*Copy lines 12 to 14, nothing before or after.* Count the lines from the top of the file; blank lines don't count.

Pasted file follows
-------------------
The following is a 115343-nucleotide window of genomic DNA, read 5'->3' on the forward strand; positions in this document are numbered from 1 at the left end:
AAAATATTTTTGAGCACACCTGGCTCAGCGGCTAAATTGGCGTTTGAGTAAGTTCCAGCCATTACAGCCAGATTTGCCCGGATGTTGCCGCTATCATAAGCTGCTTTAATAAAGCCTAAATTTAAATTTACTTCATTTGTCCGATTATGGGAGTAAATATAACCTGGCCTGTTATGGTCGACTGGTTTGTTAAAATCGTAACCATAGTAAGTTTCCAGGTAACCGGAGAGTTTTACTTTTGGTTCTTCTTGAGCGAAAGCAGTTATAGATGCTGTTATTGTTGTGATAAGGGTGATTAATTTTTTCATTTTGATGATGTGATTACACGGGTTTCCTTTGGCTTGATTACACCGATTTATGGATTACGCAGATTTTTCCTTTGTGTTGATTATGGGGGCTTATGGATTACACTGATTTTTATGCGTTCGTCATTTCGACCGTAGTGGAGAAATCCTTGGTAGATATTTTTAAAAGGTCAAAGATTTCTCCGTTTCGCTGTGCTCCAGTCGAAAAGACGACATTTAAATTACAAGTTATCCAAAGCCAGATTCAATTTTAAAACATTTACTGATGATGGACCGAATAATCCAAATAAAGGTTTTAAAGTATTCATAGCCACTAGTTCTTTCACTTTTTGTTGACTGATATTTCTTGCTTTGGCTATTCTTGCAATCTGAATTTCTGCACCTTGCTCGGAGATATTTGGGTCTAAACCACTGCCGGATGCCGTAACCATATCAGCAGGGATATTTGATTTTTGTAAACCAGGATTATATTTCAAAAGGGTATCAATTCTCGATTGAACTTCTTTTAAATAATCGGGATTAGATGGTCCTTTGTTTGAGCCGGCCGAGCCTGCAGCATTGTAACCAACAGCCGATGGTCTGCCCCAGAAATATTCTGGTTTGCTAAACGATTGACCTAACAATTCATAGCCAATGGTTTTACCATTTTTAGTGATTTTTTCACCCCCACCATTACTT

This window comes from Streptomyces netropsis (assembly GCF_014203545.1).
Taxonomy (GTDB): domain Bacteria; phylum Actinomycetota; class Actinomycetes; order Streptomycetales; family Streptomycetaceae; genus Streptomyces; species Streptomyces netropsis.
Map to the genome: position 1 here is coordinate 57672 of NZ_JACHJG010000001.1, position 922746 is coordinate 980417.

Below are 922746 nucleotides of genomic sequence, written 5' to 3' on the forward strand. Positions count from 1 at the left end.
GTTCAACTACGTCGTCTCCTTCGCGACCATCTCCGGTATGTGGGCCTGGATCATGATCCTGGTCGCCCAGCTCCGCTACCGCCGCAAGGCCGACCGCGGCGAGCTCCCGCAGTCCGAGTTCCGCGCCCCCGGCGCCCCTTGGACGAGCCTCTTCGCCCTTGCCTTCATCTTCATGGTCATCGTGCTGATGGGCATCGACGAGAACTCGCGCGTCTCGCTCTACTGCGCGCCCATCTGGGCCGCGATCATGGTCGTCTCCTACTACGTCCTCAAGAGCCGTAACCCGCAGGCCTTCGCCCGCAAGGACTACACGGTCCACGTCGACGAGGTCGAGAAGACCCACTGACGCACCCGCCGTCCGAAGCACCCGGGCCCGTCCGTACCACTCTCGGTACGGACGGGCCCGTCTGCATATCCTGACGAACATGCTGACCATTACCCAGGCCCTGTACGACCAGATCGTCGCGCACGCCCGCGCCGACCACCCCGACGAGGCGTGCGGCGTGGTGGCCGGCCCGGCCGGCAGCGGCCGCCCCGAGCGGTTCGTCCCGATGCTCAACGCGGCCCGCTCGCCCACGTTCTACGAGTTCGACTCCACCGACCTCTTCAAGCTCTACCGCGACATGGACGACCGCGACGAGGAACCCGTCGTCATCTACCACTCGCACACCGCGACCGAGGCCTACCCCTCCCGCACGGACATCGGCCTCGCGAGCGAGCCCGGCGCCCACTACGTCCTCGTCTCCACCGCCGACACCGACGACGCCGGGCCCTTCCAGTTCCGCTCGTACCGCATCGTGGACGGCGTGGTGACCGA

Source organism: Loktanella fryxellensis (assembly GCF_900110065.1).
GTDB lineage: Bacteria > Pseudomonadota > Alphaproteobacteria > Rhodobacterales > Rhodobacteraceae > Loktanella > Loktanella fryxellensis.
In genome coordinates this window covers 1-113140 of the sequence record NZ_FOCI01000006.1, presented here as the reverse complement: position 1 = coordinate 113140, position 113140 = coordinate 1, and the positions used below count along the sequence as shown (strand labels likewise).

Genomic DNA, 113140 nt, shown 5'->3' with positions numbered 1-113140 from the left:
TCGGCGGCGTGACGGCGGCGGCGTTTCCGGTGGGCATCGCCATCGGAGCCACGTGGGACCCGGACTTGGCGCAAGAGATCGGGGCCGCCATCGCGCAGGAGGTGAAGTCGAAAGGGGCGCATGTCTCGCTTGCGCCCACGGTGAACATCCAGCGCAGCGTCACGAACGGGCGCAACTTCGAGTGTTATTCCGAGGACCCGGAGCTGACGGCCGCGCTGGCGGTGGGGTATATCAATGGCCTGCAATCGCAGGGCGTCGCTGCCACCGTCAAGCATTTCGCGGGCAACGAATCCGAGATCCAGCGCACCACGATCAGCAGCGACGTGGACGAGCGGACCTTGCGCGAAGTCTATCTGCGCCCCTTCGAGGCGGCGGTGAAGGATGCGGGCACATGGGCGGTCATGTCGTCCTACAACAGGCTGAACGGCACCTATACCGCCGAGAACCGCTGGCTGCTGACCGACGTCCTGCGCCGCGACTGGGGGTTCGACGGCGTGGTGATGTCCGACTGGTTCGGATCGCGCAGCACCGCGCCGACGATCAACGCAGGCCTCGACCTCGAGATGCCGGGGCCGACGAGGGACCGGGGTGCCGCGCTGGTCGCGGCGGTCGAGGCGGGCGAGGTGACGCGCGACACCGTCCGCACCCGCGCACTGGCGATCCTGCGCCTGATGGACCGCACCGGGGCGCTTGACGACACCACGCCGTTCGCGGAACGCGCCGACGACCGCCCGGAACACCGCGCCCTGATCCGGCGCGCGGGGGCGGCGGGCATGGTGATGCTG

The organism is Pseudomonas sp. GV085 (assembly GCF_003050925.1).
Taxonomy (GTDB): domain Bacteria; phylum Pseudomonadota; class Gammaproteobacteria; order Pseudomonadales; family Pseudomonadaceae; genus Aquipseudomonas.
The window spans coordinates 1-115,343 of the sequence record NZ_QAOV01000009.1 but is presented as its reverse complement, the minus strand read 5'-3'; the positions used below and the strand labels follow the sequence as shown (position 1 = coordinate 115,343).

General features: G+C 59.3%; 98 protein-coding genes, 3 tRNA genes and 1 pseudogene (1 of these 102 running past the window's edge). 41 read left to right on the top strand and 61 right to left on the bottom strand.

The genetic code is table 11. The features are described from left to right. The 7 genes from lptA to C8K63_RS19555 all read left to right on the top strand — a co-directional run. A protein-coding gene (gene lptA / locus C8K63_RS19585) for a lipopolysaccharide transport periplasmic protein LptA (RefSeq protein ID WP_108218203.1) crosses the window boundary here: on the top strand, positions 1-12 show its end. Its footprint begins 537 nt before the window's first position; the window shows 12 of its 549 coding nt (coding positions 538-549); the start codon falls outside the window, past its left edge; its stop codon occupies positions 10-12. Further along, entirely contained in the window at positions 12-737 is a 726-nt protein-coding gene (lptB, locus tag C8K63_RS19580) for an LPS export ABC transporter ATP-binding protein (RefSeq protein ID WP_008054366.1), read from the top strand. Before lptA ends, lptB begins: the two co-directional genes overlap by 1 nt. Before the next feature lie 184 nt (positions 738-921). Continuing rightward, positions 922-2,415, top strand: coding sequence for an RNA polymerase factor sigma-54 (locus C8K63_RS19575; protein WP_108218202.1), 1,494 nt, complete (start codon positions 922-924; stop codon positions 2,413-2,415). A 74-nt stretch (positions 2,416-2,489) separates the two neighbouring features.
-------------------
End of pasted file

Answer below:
TCGGCGGCGTGACGGCGGCGGCGTTTCCGGTGGGCATCGCCATCGGAGCCACGTGGGACCCGGACTTGGCGCAAGAGATCGGGGCCGCCATCGCGCAGGAGGTGAAGTCGAAAGGGGCGCATGTCTCGCTTGCGCCCACGGTGAACATCCAGCGCAGCGTCACGAACGGGCGCAACTTCGAGTGTTATTCCGAGGACCCGGAGCTGACGGCCGCGCTGGCGGTGGGGTATATCAATGGCCTGCAATCGCAGGGCGTCGCTGCCACCGTCAAGCATTTCGCGGGCAACGAATCCGAGATCCAGCGCACCACGATCAGCAGCGACGTGGACGAGCGGACCTTGCGCGAAGTCTATCTGCGCCCCTTCGAGGCGGCGGTGAAGGATGCGGGCACATGGGCGGTCATGTCGTCCTACAACAGGCTGAACGGCACCTATACCGCCGAGAACCGCTGGCTGCTGACCGACGTCCTGCGCCGCGACTGGGGGTTCGACGGCGTGGTGATGTCCGACTGGTTCGGATCGCGCAGCACCGCGCCGACGATCAACGCAGGCCTCGACCTCGAGATGCCGGGGCCGACGAGGGACCGGGGTGCCGCGCTGGTCGCGGCGGTCGAGGCGGGCGAGGTGACGCGCGACACCGTCCGCACCCGCGCACTGGCGATCCTGCGCCTGATGGACCGCACCGGGGCGCTTGACGACACCACGCCGTTCGCGGAACGCGCCGACGACCGCCCGGAACACCGCGCCCTGATCCGGCGCGCGGGGGCGGCGGGCATGGTGATGCTG

The organism is Pseudomonas sp. GV085 (assembly GCF_003050925.1).
Taxonomy (GTDB): domain Bacteria; phylum Pseudomonadota; class Gammaproteobacteria; order Pseudomonadales; family Pseudomonadaceae; genus Aquipseudomonas.